Sweet potatoes are delicious, nutritious, and healthy. They’re also one of the most versatile vegetables around.
They are loaded with nutrients such as vitamins A, C, B6, iron, potassium, fiber, and antioxidants. They’re low in calories and fat, making them perfect for weight loss. And because they’re high in fiber, they help lower cholesterol levels.
They are also great for heart health. They contain compounds called beta carotene, lutein, zeaxanthin, and lycopene, which protect against cardiovascular disease.
And lastly, sweet potatoes are packed with vitamins and minerals that support overall wellness. In fact, they’re one of the top sources of vitamin A, vitamin C, calcium, magnesium, phosphorus, and zinc.
Health Benefits of sweet potato
Here are some of the many health benefits of sweet potatoes.
1. Fight Cancer
Sweet potatoes are loaded with nutrients and antioxidants that help fight cancer. Sweet potatoes contain vitamin C, beta carotene, potassium, fiber, folate, iron, magnesium, manganese, phosphorus, protein, riboflavin, thiamine, zinc, copper, selenium, calcium, and niacin.
They’re also rich in anti-inflammatory properties that may reduce inflammation associated with certain types of cancers. They’re also great sources of dietary fiber, which helps lower cholesterol and blood pressure.
And sweet potatoes are delicious! They’re often used in soups, stews, casseroles, salads, and desserts.
2. Prevent Diabetes
Sweet potatoes are loaded with nutrients and fiber, making them a great food for weight loss. They’re also packed with antioxidants, vitamins, minerals, and phytonutrients that help prevent diabetes.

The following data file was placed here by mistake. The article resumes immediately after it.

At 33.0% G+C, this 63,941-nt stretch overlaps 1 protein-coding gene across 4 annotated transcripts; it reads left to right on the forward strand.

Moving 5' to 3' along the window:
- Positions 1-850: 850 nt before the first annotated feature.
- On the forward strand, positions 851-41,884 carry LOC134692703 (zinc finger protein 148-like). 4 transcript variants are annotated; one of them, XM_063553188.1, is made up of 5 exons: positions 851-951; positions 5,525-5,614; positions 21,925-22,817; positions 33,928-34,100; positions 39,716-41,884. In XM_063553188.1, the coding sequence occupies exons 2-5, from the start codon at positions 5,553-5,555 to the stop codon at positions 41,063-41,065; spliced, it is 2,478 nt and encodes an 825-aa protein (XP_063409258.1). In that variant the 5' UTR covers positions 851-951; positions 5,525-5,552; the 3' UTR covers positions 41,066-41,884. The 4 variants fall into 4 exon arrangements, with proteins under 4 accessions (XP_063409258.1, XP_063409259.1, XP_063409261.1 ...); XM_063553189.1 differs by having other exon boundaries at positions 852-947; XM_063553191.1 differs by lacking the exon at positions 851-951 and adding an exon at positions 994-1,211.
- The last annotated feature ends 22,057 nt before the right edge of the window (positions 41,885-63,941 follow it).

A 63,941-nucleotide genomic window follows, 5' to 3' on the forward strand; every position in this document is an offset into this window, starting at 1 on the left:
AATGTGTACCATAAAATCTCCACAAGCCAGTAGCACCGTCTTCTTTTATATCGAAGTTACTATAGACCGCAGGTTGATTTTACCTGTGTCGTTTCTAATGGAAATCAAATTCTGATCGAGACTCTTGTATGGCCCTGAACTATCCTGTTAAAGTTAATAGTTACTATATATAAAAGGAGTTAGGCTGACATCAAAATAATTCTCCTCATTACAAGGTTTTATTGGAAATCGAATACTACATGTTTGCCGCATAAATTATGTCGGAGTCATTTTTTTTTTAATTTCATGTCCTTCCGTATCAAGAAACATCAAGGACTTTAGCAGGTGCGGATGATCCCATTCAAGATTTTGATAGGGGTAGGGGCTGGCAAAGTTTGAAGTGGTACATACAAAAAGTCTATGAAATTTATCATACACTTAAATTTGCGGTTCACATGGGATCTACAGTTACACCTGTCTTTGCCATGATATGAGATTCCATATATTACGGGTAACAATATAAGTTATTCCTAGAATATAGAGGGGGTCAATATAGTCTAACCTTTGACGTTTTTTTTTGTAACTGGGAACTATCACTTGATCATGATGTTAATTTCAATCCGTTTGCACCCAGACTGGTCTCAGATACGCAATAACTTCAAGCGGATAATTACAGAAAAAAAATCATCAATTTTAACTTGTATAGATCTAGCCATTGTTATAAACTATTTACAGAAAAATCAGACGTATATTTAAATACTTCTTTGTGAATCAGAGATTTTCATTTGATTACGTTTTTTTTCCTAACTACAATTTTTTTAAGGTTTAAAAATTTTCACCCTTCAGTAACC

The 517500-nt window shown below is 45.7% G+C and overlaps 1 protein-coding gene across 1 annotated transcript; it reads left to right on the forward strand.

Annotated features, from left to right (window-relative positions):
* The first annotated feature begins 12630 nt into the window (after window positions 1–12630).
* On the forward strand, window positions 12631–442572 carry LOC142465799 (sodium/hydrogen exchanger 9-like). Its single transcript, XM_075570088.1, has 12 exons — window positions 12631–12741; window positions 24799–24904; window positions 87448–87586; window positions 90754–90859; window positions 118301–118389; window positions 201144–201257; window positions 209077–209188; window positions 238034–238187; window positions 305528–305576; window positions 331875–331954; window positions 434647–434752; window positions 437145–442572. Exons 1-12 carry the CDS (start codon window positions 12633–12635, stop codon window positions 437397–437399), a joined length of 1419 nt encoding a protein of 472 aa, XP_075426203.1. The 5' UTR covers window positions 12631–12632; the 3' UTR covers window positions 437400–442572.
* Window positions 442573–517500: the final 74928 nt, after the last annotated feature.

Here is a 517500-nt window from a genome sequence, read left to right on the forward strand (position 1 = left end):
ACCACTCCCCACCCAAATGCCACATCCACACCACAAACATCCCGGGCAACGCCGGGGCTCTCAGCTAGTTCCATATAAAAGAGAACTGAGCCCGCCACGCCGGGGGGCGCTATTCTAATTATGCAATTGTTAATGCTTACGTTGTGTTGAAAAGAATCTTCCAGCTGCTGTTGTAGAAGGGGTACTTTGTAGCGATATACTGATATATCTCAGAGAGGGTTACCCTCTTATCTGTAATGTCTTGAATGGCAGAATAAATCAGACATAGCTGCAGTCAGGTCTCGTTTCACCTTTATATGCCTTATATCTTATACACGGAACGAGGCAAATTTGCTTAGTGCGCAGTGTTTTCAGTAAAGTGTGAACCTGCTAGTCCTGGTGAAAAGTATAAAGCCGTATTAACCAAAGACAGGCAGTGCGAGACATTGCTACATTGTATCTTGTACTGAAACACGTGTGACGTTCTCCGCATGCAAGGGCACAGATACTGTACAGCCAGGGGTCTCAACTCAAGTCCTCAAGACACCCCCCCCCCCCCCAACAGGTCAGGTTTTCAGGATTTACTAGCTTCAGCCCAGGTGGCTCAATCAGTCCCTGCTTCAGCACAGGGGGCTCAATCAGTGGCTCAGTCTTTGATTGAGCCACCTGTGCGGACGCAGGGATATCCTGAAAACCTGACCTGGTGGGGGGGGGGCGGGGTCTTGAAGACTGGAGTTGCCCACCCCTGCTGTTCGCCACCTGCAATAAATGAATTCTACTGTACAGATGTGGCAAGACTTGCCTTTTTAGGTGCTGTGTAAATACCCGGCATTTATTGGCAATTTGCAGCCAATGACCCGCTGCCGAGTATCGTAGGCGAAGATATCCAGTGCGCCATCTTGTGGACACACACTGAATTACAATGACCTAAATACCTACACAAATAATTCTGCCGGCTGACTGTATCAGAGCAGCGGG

According to the American Diabetes Association, sweet potatoes contain twice the amount of beta-carotene found in carrots, plus vitamin C, potassium, magnesium, iron, manganese, phosphorus, copper, zinc, and niacin. Sweet potatoes are also rich in dietary fiber, which helps lower cholesterol and blood pressure.
3. Reduce High Blood Pressure
Research shows that eating just half a cup of cooked sweet potatoes daily may reduce systolic blood pressure (the top number) by 4 mm Hg and diastolic blood pressure (the bottom number) by 2 mm Hg.
That means that if you eat just half a cup of sweet potatoes every day, you could potentially prevent heart disease and stroke.
4. Lower Cholesterol Levels
Sweet potatoes are a healthy food that helps lower cholesterol levels.
They contain soluble dietary fibers that help reduce blood cholesterol levels. Soluble fibers bind bile acids in the digestive tract and prevent them from being reabsorbed into the body. This reduces the amount of cholesterol circulating in the bloodstream.
Sweet potatoes are available year-round at most grocery stores. You can find them frozen, canned, dried, and fresh.
5. Boost Immunity
Sweet potatoes are loaded with nutrients that help boost immunity and fight off colds and flu. They’re packed with vitamin C, fiber, potassium, iron, magnesium, manganese, zinc, copper, folate, niacin, thiamine, riboflavin, pantothenic acid, phosphorus, calcium, and selenium.